Hardcover Dimensions:6.2" x 9.3"
- 320 Hardcover pages
All too often government lacks the skill, the will, and the wallet to meet its missions. Schools fall short of the mark while roads and bridges fall into disrepair. Health care costs too much and delivers too little. Budgets bleed red ink as the cost of services citizens want outstrips the taxes they are willing to pay. Collaborative Governance is the first book to offer solutions by demonstrating how government at every level can engage the private sector to overcome seemingly insurmountable problems and achieve public goals more effectively.
John Donahue and Richard Zeckhauser show how the public sector can harness private expertise to bolster productivity, capture information, and augment resources. The authors explain how private engagement in public missions--rightly structured and skillfully managed--is not so much an alternative to government as the way smart government ought to operate. The key is to carefully and strategically grant discretion to private entities, whether for-profit or nonprofit, in ways that simultaneously motivate and empower them to create public value. Drawing on a host of real-world examples-including charter schools, job training, and the resurrection of New York's Central Park--they show how, when, and why collaboration works, and also under what circumstances it doesn't.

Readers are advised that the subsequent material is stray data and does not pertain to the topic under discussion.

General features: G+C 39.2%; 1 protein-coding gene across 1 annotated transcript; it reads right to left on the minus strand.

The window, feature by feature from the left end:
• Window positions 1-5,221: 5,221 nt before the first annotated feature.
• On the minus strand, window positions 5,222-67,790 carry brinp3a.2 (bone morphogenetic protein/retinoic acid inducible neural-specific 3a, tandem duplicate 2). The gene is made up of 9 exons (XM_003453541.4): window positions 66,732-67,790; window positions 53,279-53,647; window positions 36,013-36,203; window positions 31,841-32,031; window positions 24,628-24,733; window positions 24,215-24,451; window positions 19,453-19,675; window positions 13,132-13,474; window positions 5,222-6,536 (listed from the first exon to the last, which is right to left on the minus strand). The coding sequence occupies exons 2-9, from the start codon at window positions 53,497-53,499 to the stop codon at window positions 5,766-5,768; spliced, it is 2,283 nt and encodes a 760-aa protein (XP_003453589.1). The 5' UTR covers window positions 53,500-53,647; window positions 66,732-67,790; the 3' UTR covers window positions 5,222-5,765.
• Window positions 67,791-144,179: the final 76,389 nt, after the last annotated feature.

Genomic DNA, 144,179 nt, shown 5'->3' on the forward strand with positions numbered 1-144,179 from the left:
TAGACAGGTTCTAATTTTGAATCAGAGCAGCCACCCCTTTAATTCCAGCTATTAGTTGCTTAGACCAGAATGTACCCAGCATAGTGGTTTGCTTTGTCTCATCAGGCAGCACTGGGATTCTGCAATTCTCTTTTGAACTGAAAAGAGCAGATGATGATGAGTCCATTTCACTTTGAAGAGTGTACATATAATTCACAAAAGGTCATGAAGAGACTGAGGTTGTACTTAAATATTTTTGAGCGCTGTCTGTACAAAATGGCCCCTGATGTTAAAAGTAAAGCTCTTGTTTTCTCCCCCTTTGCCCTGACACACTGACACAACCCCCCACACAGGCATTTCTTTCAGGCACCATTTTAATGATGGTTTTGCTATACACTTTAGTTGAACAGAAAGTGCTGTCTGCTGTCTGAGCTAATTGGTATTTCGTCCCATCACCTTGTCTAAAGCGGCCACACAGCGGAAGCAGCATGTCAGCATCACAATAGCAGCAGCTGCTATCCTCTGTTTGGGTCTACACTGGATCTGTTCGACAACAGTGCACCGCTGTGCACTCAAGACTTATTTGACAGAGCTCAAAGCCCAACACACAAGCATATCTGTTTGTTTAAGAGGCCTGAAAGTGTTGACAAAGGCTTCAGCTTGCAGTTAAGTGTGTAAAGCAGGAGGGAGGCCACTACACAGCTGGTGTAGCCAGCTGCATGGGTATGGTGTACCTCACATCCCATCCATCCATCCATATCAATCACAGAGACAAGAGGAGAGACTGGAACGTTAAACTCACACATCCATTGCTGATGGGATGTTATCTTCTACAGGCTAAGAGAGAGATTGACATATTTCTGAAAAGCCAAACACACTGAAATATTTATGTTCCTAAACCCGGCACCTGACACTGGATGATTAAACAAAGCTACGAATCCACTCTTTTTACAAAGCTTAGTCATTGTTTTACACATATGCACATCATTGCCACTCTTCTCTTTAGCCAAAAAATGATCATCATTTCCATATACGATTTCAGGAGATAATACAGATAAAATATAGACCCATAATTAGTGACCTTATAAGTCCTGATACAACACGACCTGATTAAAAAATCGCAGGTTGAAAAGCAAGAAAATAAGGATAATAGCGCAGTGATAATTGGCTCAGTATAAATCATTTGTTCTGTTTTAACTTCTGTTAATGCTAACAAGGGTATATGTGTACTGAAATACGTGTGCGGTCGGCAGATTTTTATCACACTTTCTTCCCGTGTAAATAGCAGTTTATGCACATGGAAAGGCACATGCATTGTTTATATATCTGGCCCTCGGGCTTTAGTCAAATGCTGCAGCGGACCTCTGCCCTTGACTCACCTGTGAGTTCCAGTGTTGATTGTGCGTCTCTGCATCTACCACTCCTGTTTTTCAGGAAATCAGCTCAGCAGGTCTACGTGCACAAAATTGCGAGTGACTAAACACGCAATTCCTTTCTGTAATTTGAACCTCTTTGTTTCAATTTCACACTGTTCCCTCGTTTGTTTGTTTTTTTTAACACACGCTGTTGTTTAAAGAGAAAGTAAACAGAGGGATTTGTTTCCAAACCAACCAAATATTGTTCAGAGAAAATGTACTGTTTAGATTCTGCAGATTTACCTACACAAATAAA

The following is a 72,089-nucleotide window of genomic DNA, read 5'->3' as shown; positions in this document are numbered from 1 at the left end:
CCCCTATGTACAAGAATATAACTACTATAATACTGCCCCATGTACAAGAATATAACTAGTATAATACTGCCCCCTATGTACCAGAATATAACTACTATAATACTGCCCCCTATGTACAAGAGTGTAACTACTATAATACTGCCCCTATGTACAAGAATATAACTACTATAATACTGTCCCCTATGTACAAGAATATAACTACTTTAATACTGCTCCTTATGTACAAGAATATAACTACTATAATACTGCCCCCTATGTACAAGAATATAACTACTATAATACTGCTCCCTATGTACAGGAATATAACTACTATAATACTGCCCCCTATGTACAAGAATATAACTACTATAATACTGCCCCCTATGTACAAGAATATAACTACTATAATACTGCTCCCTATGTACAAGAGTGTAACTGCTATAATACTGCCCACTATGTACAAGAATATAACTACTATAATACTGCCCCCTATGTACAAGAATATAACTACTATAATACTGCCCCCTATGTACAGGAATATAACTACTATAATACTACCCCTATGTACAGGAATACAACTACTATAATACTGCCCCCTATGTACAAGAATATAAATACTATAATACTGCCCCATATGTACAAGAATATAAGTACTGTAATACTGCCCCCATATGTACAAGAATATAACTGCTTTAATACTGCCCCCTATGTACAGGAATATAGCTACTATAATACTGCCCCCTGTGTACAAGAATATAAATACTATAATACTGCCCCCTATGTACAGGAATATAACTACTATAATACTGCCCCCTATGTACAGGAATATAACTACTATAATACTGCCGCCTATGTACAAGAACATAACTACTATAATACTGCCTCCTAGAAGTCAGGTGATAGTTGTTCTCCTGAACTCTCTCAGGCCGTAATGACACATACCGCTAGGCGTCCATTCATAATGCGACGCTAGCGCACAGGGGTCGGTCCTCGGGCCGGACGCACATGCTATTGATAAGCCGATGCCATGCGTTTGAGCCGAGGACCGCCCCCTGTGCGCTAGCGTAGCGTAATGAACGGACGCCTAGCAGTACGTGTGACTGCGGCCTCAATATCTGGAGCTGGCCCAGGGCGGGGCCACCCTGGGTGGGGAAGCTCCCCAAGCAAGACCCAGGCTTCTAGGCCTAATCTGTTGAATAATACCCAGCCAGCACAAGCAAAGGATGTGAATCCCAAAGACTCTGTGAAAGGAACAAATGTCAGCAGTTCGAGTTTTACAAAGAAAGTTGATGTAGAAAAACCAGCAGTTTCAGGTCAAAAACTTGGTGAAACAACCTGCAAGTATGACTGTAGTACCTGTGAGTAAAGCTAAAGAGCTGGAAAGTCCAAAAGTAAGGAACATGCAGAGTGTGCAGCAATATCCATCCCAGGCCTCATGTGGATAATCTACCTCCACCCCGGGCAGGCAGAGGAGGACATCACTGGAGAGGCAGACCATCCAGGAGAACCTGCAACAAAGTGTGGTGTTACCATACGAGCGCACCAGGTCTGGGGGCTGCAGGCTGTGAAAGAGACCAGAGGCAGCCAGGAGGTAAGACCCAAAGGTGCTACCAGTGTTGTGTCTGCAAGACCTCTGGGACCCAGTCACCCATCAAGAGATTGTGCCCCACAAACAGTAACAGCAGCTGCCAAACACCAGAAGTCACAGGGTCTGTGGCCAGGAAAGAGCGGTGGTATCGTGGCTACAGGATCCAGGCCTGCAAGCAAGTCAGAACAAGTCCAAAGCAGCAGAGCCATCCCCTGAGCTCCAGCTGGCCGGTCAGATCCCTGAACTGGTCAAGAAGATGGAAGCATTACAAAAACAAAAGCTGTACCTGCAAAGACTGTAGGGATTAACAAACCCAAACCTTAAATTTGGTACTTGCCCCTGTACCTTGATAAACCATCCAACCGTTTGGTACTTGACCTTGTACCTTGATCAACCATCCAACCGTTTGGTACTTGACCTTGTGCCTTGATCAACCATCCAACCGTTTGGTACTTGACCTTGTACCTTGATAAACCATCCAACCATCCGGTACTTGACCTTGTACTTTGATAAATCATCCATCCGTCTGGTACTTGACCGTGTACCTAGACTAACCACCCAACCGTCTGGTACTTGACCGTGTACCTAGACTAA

Collaborative Governance reveals how the collaborative approach can be used to tap the resourcefulness and entrepreneurship of the private sector, and improvise fresh, flexible solutions to today's most pressing public challenges.
Richard J. Zeckhauser is a member of AEI's Council of Academic Advisers.
Praise for Collaborative Governance
"No one has summed up quite as concisely the transcendent idea behind the deregulation movement of the last fifty years as have Donahue and Zeckhauser: that by carefully granting decision-making authority to private entities, profit and non-profit enterprises alike, government can achieve considerable gains in both efficiency and consent."
--David Warsh, Economic Principals